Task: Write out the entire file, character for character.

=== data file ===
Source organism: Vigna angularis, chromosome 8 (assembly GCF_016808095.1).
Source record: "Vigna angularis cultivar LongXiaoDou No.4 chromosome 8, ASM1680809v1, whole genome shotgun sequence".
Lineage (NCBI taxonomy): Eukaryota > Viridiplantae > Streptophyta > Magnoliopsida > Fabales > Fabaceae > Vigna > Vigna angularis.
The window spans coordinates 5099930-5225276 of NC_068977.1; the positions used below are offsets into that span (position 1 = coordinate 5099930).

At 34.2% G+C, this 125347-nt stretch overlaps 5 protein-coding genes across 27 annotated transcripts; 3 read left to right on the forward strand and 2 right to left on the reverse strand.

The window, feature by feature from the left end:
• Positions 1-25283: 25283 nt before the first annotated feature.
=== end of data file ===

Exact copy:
Source organism: Vigna angularis, chromosome 8 (assembly GCF_016808095.1).
Source record: "Vigna angularis cultivar LongXiaoDou No.4 chromosome 8, ASM1680809v1, whole genome shotgun sequence".
Lineage (NCBI taxonomy): Eukaryota > Viridiplantae > Streptophyta > Magnoliopsida > Fabales > Fabaceae > Vigna > Vigna angularis.
The window spans coordinates 5099930-5225276 of NC_068977.1; the positions used below are offsets into that span (position 1 = coordinate 5099930).

At 34.2% G+C, this 125347-nt stretch overlaps 5 protein-coding genes across 27 annotated transcripts; 3 read left to right on the forward strand and 2 right to left on the reverse strand.

The window, feature by feature from the left end:
• Positions 1-25283: 25283 nt before the first annotated feature.